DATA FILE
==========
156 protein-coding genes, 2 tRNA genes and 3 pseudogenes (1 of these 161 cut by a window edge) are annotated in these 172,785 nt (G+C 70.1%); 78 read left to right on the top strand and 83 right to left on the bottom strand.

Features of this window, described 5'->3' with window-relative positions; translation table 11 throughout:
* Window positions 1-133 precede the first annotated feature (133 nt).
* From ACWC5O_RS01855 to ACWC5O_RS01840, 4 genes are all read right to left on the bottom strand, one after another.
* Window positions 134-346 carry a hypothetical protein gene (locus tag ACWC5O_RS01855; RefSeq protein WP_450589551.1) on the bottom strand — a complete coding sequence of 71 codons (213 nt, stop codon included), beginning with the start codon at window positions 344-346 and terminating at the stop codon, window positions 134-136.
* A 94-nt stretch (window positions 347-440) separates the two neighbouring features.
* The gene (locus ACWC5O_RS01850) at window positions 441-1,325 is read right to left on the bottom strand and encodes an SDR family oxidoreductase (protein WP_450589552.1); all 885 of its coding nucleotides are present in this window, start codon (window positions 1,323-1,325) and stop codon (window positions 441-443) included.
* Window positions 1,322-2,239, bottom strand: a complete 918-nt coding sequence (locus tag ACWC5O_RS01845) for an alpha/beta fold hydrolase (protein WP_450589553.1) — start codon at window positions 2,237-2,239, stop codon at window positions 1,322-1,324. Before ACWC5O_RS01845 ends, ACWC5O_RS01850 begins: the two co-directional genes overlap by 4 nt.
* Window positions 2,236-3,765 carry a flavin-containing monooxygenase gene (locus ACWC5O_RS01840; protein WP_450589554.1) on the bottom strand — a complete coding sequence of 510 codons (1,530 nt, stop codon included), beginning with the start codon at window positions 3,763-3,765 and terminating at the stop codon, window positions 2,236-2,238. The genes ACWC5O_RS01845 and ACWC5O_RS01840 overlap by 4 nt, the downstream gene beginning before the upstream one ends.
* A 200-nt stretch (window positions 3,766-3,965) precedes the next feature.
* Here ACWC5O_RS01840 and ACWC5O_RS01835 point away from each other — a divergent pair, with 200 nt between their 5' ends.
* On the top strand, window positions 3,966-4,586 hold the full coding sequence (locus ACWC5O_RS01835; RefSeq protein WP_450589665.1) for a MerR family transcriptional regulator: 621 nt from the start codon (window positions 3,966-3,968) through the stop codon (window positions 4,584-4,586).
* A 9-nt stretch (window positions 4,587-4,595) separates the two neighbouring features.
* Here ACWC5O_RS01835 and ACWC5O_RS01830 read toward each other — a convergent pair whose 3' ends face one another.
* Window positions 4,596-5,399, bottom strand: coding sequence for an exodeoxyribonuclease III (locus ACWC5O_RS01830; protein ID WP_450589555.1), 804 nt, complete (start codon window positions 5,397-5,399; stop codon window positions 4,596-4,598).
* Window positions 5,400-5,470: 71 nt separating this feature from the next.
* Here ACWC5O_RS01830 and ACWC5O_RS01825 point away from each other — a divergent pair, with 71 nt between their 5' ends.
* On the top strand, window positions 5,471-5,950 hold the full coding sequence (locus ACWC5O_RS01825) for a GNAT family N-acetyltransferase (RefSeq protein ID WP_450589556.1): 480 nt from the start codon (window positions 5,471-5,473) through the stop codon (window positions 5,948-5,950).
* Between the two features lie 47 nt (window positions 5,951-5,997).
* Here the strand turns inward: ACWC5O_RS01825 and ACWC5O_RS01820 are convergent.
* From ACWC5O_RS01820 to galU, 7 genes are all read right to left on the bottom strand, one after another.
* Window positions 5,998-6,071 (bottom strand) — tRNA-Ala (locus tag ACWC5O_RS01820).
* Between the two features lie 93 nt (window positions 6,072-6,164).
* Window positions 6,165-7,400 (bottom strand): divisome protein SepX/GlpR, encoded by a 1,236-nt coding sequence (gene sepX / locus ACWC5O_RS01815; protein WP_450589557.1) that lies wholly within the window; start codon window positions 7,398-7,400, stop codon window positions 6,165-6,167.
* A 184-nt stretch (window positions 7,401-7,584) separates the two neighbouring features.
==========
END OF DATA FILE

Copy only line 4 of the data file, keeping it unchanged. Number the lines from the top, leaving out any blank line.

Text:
* From ACWC5O_RS01855 to ACWC5O_RS01840, 4 genes are all read right to left on the bottom strand, one after another.